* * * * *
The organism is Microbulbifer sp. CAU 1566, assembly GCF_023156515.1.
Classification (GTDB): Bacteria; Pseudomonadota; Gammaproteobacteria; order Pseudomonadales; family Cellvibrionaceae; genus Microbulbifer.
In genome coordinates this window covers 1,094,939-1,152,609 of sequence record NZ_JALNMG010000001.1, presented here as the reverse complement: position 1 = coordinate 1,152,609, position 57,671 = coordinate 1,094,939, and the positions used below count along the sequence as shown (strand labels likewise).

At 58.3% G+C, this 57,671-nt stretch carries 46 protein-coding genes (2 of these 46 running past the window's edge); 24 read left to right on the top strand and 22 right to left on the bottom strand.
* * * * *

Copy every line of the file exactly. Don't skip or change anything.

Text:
The organism is Microbulbifer sp. CAU 1566, assembly GCF_023156515.1.
Classification (GTDB): Bacteria; Pseudomonadota; Gammaproteobacteria; order Pseudomonadales; family Cellvibrionaceae; genus Microbulbifer.
In genome coordinates this window covers 1,094,939-1,152,609 of sequence record NZ_JALNMG010000001.1, presented here as the reverse complement: position 1 = coordinate 1,152,609, position 57,671 = coordinate 1,094,939, and the positions used below count along the sequence as shown (strand labels likewise).

At 58.3% G+C, this 57,671-nt stretch carries 46 protein-coding genes (2 of these 46 running past the window's edge); 24 read left to right on the top strand and 22 right to left on the bottom strand.